11. Bill_Bright

    Bill_Bright Registered Member

    Joined:
    Jun 29, 2007
    Posts:
    2,265
    Location:
    Nebraska, USA
    Well, most of us who have been actively involved in doing computer tech support for others professionally, or as amateurs/enthusiasts for our own computers for any length of time have a box or two (or a shelf, or a storeroom full of shelves! :() full of legacy computer components - whether it be legacy RAM, EIDE hard and optical drives, AGP graphics cards, CPUs, monitors, motherboards, or whatever. All perfectly good stuff that have outlived their usefulness. In other words, join the club.
     
  12. crawfish

    crawfish Registered Member

    Joined:
    Jul 2, 2014
    Posts:
    24
    The worst that can happen is that the system will seem to operate normally, pass Memtest86+, yet fail when under load such as when running Prime95, or occasionally spontaneously reboot for no apparent reason. This was a common problem for the Intel P55 chipset, which required some very specific RAM to work properly. See for example this page, which is where I ended up after encountering the problem myself:

    https://alternativerecursion.wordpress.com/2009/10/09/intel-p55-lga1156-chipset-and-ddr3-memory/
     
  13. Bill_Bright

    Bill_Bright Registered Member

    Joined:
    Jun 29, 2007
    Posts:
    2,265
    Location:
    Nebraska, USA
    How is that the worst thing? At least the system partially worked.

    It is not uncommon for bad RAM to pass software based RAM testers like Memtest86+, MemTest86, or Windows own integrated tester. No software based tester is conclusive. If they report the RAM is bad, it is bad. But they cannot always determine if RAM is bad.

    Note to conclusively test your RAM, you need to use sophisticated and very expensive test equipment, like this $4,000 Eureka Express DDR3 DIMM Memory Module Tester.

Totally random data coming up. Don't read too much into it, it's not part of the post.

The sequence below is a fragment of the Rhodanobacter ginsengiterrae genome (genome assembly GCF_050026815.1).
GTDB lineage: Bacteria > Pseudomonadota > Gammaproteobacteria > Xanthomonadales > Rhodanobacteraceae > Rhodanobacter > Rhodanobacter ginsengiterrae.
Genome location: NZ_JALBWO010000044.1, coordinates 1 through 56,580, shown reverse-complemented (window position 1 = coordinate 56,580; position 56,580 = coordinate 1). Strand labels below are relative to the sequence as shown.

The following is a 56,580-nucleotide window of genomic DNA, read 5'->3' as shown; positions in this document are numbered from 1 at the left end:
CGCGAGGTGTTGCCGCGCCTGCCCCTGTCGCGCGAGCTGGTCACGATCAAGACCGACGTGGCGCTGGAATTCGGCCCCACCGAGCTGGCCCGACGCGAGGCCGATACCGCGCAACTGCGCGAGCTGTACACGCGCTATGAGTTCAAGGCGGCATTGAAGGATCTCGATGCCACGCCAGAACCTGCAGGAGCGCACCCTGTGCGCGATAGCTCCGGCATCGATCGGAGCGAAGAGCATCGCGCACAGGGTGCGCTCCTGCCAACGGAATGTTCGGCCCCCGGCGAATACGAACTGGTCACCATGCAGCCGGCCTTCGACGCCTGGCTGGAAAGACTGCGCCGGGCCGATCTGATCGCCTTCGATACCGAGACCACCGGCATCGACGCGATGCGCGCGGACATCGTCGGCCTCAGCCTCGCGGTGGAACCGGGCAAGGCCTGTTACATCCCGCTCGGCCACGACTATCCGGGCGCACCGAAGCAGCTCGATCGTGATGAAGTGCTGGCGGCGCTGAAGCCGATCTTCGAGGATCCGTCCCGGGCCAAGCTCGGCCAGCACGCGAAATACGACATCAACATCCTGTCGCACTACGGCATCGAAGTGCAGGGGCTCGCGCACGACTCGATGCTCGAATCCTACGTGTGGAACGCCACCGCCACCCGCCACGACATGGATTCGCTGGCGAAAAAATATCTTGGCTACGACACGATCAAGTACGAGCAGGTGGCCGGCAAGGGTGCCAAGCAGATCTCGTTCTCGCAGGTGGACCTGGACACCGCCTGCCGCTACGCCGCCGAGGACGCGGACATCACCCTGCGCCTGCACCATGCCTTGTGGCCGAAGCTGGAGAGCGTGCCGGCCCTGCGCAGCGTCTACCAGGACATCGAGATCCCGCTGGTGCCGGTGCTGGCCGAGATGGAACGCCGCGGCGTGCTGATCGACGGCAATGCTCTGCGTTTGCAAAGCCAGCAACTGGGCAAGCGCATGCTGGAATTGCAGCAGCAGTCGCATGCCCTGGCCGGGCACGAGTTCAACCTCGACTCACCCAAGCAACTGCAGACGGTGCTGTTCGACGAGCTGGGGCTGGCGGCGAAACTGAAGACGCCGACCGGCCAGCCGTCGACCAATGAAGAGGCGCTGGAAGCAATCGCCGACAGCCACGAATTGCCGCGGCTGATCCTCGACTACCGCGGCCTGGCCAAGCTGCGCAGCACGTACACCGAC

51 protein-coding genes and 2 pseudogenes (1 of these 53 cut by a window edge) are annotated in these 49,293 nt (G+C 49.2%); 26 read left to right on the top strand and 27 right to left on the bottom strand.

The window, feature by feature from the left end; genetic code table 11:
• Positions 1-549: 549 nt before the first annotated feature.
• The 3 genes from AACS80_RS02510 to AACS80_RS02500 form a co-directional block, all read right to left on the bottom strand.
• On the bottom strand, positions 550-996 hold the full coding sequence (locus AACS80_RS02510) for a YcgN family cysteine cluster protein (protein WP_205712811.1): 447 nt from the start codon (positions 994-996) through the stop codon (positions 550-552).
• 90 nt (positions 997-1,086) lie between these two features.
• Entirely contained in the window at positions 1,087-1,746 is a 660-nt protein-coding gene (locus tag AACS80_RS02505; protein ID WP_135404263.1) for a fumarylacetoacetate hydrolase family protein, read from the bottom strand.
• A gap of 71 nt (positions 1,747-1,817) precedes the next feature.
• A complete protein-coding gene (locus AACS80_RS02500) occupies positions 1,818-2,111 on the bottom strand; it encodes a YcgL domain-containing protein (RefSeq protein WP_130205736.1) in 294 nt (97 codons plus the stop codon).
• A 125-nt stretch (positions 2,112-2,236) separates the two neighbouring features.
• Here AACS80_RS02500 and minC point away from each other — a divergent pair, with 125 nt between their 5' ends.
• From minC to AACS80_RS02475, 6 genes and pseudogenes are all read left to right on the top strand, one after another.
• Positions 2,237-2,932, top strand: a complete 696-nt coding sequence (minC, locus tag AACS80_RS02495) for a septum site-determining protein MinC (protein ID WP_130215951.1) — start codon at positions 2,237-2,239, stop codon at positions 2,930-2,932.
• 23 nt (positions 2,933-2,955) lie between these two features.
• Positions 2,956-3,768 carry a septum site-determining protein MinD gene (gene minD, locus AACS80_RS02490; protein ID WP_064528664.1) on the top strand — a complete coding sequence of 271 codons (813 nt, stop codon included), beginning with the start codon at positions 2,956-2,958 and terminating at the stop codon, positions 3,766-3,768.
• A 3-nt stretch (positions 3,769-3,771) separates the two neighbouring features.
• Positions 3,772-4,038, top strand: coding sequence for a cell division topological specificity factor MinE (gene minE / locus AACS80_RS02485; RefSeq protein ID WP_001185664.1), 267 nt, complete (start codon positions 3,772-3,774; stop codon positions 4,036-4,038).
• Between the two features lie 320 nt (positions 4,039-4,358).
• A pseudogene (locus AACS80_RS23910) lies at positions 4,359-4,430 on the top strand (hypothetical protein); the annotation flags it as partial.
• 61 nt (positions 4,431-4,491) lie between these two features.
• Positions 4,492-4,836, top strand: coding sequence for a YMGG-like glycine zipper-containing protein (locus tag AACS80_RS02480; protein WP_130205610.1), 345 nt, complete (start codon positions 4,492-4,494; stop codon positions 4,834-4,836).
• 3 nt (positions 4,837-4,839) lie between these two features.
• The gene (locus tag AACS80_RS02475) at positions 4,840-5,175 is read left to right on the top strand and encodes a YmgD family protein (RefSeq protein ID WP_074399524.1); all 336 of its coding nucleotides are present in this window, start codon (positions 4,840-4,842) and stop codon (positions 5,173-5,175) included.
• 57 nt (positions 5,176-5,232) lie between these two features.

I no longer use or recommend Memtest86+ as it is no longer current and has not been updated since Aug 2013 (before Windows 8/8.1 :(). MemTest86 (now from PassMark Software :)), is under continual development with the most recent update as recently as Feb 2015.
     
  14. CrusherW9

    CrusherW9 Registered Member

    Joined:
    Dec 27, 2012
    Posts:
    516
    Location:
    United States
    Can confirm. I bought a new kit a few months ago and I started getting blue screens. I checked the ram with numerous overclocking stress tests and Memtest86 and they all reported the ram was fine. Popped in my old kit and the BSOD's disappeared.
     
  15. crawfish

    crawfish Registered Member

    Joined:
    Jul 2, 2014
    Posts:
    24
    I value the integrity of my data, and I would much rather a system fail immediately than go on "partially working" with no overt errors for long lengths of time. I replied because the consensus "System won't boot" situation represents one of the better things, not the worst.

    Which is why I mentioned Prime95. The AIDA64 stress tester also reported errors. They too are not going to "conclusively" prove a system is sound. However, I now consider it necessary to run them after adding or changing RAM, even in a system that previously passed those tests, even after Memtest86+ or the like has found no problems with the RAM change.

    Unfortunately, the PassMark software requires UEFI, else it will boot into like a 10 year old version of MemTest. Not sure what the relevance of the publication date of Windows 8 is. I looked at PassMark recently because it's been updated with rowhammer tests, which Memtest86+ lacks. Aside from that, Memtest86+ is still relevant and useful. I built the machine I'm using now in May 2013, and it recognizes all the hardware fine.